Pro-Ivermectin: there genuinely were studies showing some effectiveness of this anti-parasite drug against covid but those were in-vitro studies with high concentration. Clinical trials led to a mess of information when a number of low-quality (and possibly fraudulent) trials showed amazing success, along with other trials that showed little or no positive results. https://en.wikipedia.org/wiki/Ivermectin So again, there’s a time factor here. A reasonable person could have looked at the available evidence late in 2020 and concluded that ivermectin had promise. Not changing your mind about that in the face of evidence is a different matter. There’s another dimension here which is the socioeconomics of the pandemic. With access to vaccines being far more limited in many developing nations, the use of ivermectin has continued because of its relative availability as an anti-parisitic drug for humans and animals. If, on the other hand, you are an affluent person in a affluent city taking horse paste instead of a vaccine then, yes, you deserve at least some mockery.
Other fake cures: by this is mean the more obvious non-science based quackery. If somebody is selling homeopathic cures for covid for example.
General anti-vaccine nonsense: there is a two-way street here. There are reasonable and semi-reasonable issues listed above that help bring some people along into more weird positions. Similarly, people who were already anti-vaccine follow a path to adopting other positions (or joining an anti-lockdown protest). In principle somebody could be anti-vaccine but pro-lockdowns or pro-vaccine specifically as an alternative to lockdowns but the further down the conspiracy path you go, the more the whole set of beliefs gets adopted.
Covid vaccine dangers: vaccines don’t have zero risks but they have low risks compared to other common medication. Hyping up actual side effects or claiming false causality when a vaccinated person suffers some unrelated ailment, are standard anti-vaccine tactics. Again, there’s a spectrum here of reasonable concern through to conspiratorial nonsense.
Claims covid vaccines don’t work: this varies from ‘just asking questions’ stances as to why the vaccines haven’t been miracle cures already to overt claims that the vaccines don’t work. This is often accompanied by misinformation or misleading stats (e.g. pointing to the proportion of covid cases in the vaccinated v unvaccinated in countries with 70%+ of the population with at least one vaccine dose).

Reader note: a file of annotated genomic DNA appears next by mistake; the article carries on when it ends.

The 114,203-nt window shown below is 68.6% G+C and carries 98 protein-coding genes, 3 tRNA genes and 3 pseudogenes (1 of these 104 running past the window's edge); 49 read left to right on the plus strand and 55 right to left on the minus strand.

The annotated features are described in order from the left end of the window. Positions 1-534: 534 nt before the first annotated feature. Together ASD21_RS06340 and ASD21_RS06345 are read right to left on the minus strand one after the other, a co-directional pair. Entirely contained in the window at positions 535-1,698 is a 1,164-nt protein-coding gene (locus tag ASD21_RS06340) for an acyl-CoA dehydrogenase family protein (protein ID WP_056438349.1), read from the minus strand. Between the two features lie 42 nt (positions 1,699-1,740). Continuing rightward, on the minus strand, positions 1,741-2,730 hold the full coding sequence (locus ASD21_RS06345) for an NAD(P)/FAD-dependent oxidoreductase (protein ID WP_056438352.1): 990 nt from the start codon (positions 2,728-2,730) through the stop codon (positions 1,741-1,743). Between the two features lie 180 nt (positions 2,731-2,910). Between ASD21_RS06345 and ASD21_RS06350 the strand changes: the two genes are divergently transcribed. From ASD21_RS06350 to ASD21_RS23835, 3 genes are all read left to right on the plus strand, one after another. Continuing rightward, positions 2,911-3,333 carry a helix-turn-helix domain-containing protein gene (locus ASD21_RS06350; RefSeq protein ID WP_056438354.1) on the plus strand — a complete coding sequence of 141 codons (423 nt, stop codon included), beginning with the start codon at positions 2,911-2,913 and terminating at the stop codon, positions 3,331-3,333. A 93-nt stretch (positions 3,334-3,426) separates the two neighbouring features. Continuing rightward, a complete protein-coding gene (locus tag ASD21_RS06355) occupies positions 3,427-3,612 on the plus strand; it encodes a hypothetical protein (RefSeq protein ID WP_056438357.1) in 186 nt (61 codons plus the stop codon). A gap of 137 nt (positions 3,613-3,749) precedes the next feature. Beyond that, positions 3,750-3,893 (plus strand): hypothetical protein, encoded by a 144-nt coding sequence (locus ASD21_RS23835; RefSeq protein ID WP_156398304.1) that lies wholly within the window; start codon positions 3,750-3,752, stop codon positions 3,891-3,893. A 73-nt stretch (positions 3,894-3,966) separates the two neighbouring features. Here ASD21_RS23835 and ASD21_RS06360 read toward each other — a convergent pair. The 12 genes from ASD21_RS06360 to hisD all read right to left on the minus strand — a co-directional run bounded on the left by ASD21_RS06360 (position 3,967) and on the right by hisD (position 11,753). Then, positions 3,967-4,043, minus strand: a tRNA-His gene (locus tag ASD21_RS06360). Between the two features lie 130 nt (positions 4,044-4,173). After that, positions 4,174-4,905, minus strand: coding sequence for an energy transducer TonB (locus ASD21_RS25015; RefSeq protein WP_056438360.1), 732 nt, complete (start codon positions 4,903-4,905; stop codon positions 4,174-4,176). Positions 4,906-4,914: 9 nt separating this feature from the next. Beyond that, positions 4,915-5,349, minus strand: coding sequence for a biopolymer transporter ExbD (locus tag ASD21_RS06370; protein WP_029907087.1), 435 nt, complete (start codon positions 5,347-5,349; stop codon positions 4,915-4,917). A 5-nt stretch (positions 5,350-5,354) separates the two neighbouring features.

Claims covid vaccines aren’t vaccines: this maybe specifically pointed at vaccines such the mRNA style vaccine such as the Pfizer vaccine on the ground that they don’t work in the traditional way. This is often a lead into nuttier anti-vaccine conspiracies.
Nuttier anti-vaccine conspiracies: too many to list but these are the more obviously out-there claims about tracking chips and 5G networks etc.
Anti-booster shot: many vaccines need multiple shots. Chicken pox, for example, is the gift that keeps on giving and past infection doesn’t give you lifelong immunity but instead the chance of getting shingles in later life. Influenza adapts to human immunity with such agility that yearly vaccinations are needed. However, the fact that covid vaccines might need additional shots is being used as a rhetorical point to bolster other claims from the nuttier ones to stoking fears of side-effects.
Anti-vaccine mandate: can and should governments make you take a vaccine? What about employers? There are legitimate ethical questions there but add in any of the more conspiratorial aspects listed above and the idea that people will be pressured or legal obligied to take covid vaccines takes on a more sinister aspect.
I’m not sure if I should group these or rank them (e.g. from reasonable to utter nonsense) or group them thematically and then rank them. I want to stress again that I’m including reasonable points (or points that start reasonably or which were reasonable at some point prior to further data) not to demonise people who have sensible concerns but to try and get a sense of the spectrum of the issues and to see the entry points to more radical beliefs.